Two opera companies are opening performances this week, and both reflect on their origins.
Celebrating its 40th anniversary, Opera North opens a production of Cosi Fan TutteMozart’s opera which was the first complete opera produced by the company in 1984. Performances begin Thursday evening at Blow-Me-Down Farm in Cornish.
And on Saturday in New London, a new opera company, the Berlin Wagner Group, presents an introduction to Wagner’s Ring cycle. Founded in Germany in 2017, the Berlin Wagner Group helps singers evolve into Wagnerian roles while introducing the work of grand opera to new audiences in New England, where the group’s founders hail from.
The work of the two opera companies is a sign that the arts continue to develop in the Upper Valley and that there seems to be room for expansion into areas that have not been attempted before.
“We started as a group of singers who wanted to rehearse and perform Wagner’s operas,” said Peter Furlong, who has lived in New London on and off since 1998 and currently lives mainly in Germany. He is chairman and co-founder of the Berlin Wagner Group. Many American singers living in Germany couldn’t find the work they needed to break into the world of Wagnerian opera, he said in a video interview.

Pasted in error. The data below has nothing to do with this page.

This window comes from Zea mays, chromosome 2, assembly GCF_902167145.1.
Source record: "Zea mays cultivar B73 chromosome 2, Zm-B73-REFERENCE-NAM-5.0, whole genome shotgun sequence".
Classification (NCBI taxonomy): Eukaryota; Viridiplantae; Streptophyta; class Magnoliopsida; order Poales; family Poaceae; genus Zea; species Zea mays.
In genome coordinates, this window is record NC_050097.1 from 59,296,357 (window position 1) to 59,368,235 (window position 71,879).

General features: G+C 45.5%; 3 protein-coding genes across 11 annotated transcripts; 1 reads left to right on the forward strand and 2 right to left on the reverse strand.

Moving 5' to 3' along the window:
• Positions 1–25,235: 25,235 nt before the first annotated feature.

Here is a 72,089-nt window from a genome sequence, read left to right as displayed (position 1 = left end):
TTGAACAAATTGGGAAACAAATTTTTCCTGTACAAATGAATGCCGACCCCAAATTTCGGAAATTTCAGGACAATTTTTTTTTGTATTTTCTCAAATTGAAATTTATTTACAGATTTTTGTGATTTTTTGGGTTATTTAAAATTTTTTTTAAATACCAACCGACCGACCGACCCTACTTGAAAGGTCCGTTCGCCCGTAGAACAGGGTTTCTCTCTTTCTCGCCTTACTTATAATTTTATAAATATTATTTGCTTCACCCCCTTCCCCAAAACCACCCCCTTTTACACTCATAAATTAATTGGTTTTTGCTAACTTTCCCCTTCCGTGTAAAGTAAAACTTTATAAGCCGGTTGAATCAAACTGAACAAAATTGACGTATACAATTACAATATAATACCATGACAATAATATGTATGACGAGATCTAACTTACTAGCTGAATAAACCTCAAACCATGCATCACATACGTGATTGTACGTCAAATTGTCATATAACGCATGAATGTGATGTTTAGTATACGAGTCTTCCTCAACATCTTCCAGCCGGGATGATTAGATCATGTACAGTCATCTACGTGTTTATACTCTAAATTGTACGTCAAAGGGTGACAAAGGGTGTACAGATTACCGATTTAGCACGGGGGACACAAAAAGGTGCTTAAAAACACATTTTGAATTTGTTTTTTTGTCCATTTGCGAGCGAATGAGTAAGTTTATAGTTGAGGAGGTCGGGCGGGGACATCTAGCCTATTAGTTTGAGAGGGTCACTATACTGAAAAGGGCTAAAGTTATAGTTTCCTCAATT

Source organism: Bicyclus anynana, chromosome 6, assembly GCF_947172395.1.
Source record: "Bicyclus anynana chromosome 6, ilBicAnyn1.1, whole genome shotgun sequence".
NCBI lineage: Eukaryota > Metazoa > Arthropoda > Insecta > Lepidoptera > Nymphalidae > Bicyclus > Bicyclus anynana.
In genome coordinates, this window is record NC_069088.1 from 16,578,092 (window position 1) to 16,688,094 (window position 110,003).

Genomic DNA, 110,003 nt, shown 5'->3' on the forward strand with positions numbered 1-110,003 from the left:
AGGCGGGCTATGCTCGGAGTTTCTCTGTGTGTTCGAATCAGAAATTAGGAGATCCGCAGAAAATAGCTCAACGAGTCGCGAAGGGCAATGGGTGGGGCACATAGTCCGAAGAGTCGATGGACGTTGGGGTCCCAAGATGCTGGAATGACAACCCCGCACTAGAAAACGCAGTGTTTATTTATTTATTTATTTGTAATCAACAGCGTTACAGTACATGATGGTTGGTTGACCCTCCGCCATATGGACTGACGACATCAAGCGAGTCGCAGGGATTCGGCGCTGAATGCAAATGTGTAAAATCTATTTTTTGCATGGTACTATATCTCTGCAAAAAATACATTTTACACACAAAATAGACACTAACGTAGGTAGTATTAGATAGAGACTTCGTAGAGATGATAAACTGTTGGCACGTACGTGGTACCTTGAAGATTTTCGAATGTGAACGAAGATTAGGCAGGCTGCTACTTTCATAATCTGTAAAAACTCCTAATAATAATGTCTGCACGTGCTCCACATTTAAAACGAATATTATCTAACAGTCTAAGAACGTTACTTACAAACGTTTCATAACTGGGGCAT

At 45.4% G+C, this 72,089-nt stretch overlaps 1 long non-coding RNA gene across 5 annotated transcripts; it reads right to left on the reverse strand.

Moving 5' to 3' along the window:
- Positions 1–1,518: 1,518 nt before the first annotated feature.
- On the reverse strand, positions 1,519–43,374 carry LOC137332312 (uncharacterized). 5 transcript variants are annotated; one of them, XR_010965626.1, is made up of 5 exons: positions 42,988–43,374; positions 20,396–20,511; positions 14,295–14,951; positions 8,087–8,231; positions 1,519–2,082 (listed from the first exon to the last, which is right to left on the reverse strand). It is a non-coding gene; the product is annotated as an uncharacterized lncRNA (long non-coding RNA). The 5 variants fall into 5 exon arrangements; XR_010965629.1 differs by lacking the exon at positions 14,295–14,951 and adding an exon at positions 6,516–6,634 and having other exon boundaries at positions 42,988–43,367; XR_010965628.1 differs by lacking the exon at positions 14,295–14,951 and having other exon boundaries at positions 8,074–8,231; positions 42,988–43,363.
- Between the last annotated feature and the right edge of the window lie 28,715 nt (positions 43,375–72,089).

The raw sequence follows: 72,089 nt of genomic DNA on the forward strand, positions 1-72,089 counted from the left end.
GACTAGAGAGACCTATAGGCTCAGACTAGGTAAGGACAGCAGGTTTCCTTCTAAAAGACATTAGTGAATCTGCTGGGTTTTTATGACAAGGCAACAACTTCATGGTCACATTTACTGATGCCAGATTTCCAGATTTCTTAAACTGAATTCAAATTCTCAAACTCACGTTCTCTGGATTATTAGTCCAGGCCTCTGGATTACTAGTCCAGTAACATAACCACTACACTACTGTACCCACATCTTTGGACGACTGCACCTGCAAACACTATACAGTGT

While all operatic singing requires patient and rigorous training, Wagner’s operas require something more: a strong, enduring and mature voice.
“For great voices, it takes a long time to develop,” Furlong said. “The problem with the industry right now is that a lot of great singers don’t have that time.”
The Berlin Wagner Group aims to help singers bridge the gap between operatic training and the interpretation of Wagner, whose work is both technically demanding and, as Furlong describes it, “verbose.” Three pages of a Wagner opera could contain as much text as an entire role of a Puccini opera, he said.
Putting together Wagner performances has a salutary effect on performers, Furlong said. “When you get to sing along with another singer with a big voice…it takes on a whole different dimension,” he said.
It will also likely be eye-opening for audiences, who will rarely hear opera in person and even more rarely unamplified voices sing Wagnerian opera, Furlong said.
Wagner’s ring in one evening brings together essential moments from the Ring cycle, condensing four operas that span approximately 15 hours of performance time into two hours of music with an explanatory narrator who points out some of the mythological absurdities of Wagner’s masterpiece, which he composed from 1848 to 1874. is scheduled for 7 p.m. at the Sawyer Theater at Colby-Sawyer College. A performance of a different introduction to Wagner is scheduled for 7 p.m. July 30 at the St. Kieran Center for the Arts in Berlin, NH
In addition to Furlong, whose father lives in New London, other members of the group have ties to New Hampshire, and the group organized as a nonprofit in the state last year.
At the other end of the longevity spectrum, Opera North began 40 years ago as the Light Opera of Norwich, a company spun off from Parish Players, Thetford Hill’s venerable community theater company. If the company’s history, published on the occasion of its 25th anniversary, is correct, its first productions were Pirates of Penzancein 1982, and Die Fledermaus, in 1983, both at Tracy Hall in Norwich. But the company’s first production at the Opéra du Liban, Opera North’s home for many years, was Cosi Fan Tuttein 1984.